Preface of the Epiphany of the Lord

For more information on the Preface in general, see The Eucharistic Prayer (2) and The Eucharistic Prayer (3)

It’s usually Advent that is described as the Christmas season, all the way into the Christmas break and back to work or school, but the Christmas season starts on Christmas Eve and concludes with the Baptism of the Lord, a few weeks at most. Advent a time of preparation and expectation. Christmas is a time of joy. And Epiphany is a moment of revelation.

Christ the light of the nations

An epiphany is an appearance or manifestation, especially of a diving being, but it is also understood as an illuminating discovery or realization. The Lord’s Epiphany fits every definition of an epiphany. The three Magi may have come to pay homage to him as a great king, revealing his royalty, but they also revealed that Christ’s salvation was not just for the Jews. The Gentiles also rejoiced that their Savior had been born. God the Father had communicated to them through the stars, through a language that they could understand. The Father wrote in the stars that, in a far-off land, a great king was born, a sign great enough to travel far from home to find.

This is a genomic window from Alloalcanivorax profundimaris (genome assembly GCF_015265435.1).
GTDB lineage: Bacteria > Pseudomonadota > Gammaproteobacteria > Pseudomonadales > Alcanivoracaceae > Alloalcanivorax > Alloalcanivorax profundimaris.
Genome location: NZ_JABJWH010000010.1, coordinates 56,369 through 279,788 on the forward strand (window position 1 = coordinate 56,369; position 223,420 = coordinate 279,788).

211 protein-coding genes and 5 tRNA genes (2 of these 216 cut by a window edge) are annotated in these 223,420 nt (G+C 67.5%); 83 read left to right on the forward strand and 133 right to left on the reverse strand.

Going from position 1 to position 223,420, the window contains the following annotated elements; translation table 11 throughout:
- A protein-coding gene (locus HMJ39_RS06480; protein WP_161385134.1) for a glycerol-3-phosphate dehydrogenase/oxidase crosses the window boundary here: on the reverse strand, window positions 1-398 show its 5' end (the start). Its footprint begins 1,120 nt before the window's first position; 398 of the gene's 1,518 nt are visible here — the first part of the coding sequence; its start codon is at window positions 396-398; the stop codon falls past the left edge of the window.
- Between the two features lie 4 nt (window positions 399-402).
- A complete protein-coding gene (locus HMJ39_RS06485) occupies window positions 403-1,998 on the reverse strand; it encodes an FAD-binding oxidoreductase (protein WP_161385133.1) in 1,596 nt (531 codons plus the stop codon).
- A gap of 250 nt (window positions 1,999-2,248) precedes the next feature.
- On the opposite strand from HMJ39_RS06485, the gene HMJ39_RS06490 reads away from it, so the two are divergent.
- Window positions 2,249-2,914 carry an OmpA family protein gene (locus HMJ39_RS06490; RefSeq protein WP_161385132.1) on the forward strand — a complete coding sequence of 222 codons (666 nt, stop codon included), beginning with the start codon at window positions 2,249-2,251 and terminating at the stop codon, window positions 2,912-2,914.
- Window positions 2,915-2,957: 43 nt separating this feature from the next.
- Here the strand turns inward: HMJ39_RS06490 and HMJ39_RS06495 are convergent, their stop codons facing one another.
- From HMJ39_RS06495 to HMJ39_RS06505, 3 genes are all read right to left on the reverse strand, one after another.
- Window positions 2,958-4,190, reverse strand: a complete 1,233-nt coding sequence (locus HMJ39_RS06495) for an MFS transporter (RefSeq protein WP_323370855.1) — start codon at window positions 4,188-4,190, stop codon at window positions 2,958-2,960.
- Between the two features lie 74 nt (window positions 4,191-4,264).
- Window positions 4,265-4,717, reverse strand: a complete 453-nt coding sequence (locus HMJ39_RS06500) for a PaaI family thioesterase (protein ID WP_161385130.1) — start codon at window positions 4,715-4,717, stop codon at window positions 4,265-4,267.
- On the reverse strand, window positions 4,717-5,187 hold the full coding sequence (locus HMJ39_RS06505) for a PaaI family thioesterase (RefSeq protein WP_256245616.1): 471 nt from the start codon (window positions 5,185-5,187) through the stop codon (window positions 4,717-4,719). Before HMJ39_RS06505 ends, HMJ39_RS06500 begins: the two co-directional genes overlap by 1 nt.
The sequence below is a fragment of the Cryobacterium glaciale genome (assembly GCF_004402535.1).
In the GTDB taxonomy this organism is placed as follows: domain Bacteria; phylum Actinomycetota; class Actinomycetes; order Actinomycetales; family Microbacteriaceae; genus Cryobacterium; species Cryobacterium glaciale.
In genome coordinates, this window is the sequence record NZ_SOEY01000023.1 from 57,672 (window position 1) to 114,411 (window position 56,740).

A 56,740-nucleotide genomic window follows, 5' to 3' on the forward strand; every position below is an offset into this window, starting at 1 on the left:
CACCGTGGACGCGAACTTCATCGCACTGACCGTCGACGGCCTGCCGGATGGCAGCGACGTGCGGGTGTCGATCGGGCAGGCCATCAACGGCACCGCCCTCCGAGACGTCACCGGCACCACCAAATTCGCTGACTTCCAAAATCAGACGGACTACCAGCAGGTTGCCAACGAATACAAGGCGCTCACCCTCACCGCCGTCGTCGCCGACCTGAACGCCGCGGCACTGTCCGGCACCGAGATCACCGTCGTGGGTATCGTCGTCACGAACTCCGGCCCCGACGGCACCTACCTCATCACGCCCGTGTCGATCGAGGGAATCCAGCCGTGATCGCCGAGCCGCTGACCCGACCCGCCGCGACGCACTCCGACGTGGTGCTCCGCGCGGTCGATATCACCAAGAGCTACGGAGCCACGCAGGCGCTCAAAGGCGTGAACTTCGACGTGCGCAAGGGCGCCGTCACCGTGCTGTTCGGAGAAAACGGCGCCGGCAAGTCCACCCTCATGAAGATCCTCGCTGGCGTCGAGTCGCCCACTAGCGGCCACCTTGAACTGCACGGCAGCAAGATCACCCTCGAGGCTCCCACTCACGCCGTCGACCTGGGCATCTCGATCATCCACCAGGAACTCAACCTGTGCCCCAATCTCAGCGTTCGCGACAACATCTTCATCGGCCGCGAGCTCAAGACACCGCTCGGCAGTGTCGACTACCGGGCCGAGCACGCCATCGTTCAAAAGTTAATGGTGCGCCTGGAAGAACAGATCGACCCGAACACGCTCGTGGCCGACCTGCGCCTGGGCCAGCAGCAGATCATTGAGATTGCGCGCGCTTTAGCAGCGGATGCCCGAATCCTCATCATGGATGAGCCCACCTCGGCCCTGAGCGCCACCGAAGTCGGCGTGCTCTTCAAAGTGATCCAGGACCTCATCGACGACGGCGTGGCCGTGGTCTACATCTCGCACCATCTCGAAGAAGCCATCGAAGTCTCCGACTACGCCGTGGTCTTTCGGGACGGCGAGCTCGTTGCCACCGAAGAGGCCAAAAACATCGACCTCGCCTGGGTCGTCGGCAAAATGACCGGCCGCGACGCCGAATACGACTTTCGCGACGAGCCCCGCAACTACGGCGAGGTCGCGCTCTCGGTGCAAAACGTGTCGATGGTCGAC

The three Magi set out by the light of a star, but they found a greater light, a light that would reveal the meaning of their lives: the light of Christ, a light that would lead them someday beyond the light of the stars into eternity, a much farther journey, but a journey even more fulfilling.

 “For today you have revealed the mystery of our salvation in Christ as a light for the nations, and, when he appeared in our mortal nature, you made us new by the glory of his immortal nature.”

The fact that wise representatives of three far-off nations came to pay homage to Our Lord, unbeknownst to anyone, reveals to us that the light of Christ is meant to reach everywhere. At the time of Our Lord’s birth it meant beyond the people of Israel; in our time it means beyond the confines of Christianity. We have born the light of Christ since the day of our Baptism. The three Magi found the light of Christ following the starlight; we reflect the light of Christ so that others can find Our Lord through us. We need to be their stars.

This is the epiphany we should all have as the Christmas season concludes: that Christ wants to be the light of all the nations, and he wants us to help him accomplish that. Bolstered by that realization, let’s go off rejoicing in our mission just as the three Magi did.

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